He is also known to have written a book about a spurge found in the High Atlas which he named Euphorbia after his personal physician. It was later called Euphorbia regisjubae (‘King Juba’s euphorbia’) in his honor (it is now Euphorbia obtusifolia ssp. regis-jubae).Botanist and taxonomist Carl Linnaeus assigned the name Euphorbiato the entire genus in the physician’s honor.
Memories from counties I’ve visited are like kaleidoscopic pictures made from vivid colors, music and noises from far away and-smells and flavors so different from what I know that I remember them forever.One such memory takes me back in eighties,when still living in socialist country but being lucky enough to travel abroad.Returning from our trips to Italy we would always stop in little shops just in front of border,spending last lira to buy some specialities to bring home.Among them was Chinotto,a drink so different from our lives at that time that it remained in my memories as a reminiscence of summers when everything seemed so far away..From those times many things have changed, but the taste of this drink remained the same-sweet and bitter, a bit sour like nothing we’ve tasted before.
Visiting Florence this march I remember by spring colors of Tuscan gardens, smooth flow of Arno river and wonderful smell of orange flowers in Botanical garden -Giardino dei semplici.They have a vast collection of citrus plants. I’ve never imagined lemons in shape of Buddha’s hand or in shape of a pear,that Jews have their own Citron, as also Florence does ,but most intriguing of them all is Bizzaria , botanists needed three centuries to solve this chimera puzzle from Florence .And me? I’ve solved my chinotto puzzle in Florence:- among citrus trees!Citrus myrtifolia, the myrtle-leaved orange tree gives fruit which is used not only to flavor chinotto,but also many Italian amari !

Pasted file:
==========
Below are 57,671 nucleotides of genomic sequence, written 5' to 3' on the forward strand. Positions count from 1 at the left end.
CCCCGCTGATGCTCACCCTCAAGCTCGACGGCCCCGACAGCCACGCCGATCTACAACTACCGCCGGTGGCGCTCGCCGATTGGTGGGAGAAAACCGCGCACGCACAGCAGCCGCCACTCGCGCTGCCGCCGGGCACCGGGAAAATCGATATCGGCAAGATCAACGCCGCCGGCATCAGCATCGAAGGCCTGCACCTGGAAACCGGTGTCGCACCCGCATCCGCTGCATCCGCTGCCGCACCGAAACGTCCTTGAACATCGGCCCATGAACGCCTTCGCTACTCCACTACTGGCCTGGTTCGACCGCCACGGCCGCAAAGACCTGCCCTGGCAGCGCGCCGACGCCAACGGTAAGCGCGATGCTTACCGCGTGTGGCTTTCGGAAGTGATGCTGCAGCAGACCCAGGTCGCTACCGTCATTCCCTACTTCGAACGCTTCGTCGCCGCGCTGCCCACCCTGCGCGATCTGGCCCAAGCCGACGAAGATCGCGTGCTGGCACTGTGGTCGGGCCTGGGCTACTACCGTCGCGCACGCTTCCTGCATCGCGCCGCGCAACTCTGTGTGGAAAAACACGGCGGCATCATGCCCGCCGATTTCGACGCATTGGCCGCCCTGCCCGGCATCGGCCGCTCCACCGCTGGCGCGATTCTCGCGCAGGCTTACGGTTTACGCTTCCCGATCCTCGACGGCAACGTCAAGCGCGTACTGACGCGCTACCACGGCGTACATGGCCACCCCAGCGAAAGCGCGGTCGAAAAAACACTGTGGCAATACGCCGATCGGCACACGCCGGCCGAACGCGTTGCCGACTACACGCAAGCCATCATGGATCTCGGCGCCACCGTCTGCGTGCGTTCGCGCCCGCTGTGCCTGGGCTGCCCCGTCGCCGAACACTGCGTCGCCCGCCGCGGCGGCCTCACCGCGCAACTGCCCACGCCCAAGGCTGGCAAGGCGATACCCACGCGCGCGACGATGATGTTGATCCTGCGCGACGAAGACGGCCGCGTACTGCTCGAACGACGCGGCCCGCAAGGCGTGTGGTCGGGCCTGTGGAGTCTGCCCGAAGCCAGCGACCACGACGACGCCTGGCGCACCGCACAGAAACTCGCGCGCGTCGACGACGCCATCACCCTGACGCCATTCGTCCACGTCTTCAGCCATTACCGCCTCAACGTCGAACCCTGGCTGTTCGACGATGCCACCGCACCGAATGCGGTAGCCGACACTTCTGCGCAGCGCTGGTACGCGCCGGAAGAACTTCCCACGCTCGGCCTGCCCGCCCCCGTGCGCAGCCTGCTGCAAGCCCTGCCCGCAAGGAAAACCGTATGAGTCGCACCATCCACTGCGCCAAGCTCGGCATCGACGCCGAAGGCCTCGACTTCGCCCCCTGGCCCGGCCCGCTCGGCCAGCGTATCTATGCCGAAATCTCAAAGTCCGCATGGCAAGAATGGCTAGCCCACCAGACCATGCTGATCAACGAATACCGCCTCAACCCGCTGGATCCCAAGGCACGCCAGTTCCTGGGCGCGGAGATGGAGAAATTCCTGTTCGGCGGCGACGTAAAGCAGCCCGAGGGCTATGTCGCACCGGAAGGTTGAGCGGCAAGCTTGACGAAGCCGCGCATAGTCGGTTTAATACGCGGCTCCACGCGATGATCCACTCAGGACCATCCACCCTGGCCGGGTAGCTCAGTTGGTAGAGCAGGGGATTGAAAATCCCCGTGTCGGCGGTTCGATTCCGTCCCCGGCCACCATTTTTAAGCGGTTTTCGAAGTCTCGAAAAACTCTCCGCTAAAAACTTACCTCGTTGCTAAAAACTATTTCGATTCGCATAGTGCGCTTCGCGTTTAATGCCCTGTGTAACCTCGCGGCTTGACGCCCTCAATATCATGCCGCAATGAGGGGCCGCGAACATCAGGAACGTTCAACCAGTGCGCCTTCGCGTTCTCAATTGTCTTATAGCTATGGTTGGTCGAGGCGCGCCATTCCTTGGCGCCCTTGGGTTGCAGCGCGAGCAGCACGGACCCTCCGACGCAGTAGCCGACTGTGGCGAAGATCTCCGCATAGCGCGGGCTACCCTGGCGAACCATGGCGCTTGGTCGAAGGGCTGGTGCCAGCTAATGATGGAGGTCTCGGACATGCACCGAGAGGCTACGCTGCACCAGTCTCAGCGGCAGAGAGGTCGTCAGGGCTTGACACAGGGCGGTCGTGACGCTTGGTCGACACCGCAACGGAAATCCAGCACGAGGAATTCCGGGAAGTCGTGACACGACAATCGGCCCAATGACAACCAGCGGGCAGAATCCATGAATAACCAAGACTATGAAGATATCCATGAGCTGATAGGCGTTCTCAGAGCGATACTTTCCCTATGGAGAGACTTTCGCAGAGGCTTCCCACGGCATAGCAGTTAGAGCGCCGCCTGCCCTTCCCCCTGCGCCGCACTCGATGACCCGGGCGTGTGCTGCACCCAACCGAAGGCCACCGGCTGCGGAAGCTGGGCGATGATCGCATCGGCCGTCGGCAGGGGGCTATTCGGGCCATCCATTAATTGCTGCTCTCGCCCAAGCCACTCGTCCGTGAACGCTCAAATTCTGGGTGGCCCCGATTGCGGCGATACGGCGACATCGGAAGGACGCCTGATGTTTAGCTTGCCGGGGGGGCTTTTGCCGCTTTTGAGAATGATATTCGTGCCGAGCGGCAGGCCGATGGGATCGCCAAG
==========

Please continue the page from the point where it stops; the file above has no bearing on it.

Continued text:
|Myrtle-leaved orange tree|
|Chinotto oranges growing on a tree|
Botany gets a bit more complicated when we meet bryophytes and cryptogams Something to start with could be: bryophytes are all cryptogams, but not vice-versa, some cryptogams are not bryophytes. Yet beware not to mess them all with cryptograms, although it seems that science may find some cryptograms (secret code) in genetic material of mosses, giving promise to new drugs development. Anyway,I was astonished seeing all those water pearls on our concrete wall moss looking as simple plain green carpet from far, but turning into a fine needlepoint when one comes close enough.It attracted me enough to spend some time observing tiny green hair.I can totally understand those guys from british bryological society !
The spore-bearing sporophytes(i.e. the diploid multicellular generation) are short-lived and dependent on the gametophyte for water supply and nutrition. ,mosses and other bryophytes have only a single set of chromosomes and so are haploid (i.e. each chromosome exists in a unique copy within the cell). There are periods in the moss life cycle when they do have a double set of paired chromosomes, but this happens only during the sporophyte stage.